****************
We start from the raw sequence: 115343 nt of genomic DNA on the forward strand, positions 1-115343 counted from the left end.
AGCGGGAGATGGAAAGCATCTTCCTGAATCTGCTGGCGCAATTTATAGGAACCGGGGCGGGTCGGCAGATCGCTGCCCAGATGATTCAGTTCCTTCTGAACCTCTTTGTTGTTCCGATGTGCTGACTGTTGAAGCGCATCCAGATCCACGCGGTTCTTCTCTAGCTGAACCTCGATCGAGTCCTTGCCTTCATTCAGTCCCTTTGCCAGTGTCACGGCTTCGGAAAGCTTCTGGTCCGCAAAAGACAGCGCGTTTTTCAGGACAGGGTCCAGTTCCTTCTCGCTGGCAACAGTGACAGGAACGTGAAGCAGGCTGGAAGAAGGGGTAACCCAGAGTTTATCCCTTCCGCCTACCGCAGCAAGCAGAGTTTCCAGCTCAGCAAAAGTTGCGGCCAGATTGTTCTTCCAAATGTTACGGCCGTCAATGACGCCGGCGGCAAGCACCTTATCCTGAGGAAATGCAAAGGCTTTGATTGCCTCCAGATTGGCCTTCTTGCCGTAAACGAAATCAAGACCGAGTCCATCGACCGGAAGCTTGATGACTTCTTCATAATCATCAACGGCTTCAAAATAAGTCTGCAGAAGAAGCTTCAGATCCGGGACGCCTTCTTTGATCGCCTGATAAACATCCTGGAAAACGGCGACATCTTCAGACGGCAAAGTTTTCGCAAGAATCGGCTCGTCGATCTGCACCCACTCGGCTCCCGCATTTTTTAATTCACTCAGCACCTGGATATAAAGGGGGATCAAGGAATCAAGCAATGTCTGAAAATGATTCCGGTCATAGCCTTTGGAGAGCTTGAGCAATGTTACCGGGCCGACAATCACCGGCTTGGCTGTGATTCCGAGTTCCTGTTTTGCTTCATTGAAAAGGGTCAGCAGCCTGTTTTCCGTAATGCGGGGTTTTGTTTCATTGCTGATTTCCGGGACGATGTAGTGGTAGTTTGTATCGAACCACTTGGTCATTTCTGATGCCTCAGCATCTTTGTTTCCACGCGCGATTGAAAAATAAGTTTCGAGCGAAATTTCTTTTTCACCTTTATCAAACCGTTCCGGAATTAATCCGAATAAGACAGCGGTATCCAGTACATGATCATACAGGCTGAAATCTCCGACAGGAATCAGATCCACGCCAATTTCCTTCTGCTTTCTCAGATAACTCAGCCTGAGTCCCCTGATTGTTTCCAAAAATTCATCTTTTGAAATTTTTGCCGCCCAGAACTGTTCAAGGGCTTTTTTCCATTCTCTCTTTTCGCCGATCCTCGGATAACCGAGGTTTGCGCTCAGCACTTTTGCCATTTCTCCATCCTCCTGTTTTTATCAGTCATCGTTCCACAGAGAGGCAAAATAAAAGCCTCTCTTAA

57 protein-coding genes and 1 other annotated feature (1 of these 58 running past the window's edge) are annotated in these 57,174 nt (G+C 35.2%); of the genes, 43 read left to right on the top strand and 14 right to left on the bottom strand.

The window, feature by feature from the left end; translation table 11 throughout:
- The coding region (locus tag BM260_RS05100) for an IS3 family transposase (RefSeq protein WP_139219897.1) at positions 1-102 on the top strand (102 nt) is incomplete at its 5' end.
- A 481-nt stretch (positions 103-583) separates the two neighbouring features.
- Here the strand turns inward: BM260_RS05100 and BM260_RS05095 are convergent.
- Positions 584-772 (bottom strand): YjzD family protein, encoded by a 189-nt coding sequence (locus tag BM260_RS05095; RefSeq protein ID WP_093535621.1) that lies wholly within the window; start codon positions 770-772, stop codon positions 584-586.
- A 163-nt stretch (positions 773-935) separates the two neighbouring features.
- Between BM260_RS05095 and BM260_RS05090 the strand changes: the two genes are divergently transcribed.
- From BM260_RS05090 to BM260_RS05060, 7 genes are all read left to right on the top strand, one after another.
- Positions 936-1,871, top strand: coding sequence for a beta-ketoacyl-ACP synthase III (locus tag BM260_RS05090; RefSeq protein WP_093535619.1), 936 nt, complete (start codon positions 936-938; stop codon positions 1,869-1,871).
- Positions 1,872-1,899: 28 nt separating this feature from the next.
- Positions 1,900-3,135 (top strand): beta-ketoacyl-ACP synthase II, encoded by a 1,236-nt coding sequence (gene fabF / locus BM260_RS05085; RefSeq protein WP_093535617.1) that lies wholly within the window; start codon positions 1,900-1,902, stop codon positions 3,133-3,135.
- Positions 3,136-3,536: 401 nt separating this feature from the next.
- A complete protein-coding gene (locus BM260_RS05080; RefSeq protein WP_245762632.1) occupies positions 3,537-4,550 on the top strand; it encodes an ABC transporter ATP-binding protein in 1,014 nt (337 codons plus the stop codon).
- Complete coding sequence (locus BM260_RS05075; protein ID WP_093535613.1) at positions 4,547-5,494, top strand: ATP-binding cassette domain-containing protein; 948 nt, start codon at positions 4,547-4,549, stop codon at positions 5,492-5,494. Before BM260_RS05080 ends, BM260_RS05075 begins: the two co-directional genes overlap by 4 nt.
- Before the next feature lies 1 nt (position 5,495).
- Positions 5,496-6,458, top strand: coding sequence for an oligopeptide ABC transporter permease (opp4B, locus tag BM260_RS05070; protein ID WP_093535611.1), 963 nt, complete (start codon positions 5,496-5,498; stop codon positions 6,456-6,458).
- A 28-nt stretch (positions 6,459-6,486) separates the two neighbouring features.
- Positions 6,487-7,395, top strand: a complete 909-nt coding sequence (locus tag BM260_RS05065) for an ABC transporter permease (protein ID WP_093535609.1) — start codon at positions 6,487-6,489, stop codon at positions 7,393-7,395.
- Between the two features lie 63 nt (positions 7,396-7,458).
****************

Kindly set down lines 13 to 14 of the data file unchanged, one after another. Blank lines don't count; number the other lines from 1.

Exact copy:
- Positions 1,872-1,899: 28 nt separating this feature from the next.
- Positions 1,900-3,135 (top strand): beta-ketoacyl-ACP synthase II, encoded by a 1,236-nt coding sequence (gene fabF / locus BM260_RS05085; RefSeq protein WP_093535617.1) that lies wholly within the window; start codon positions 1,900-1,902, stop codon positions 3,133-3,135.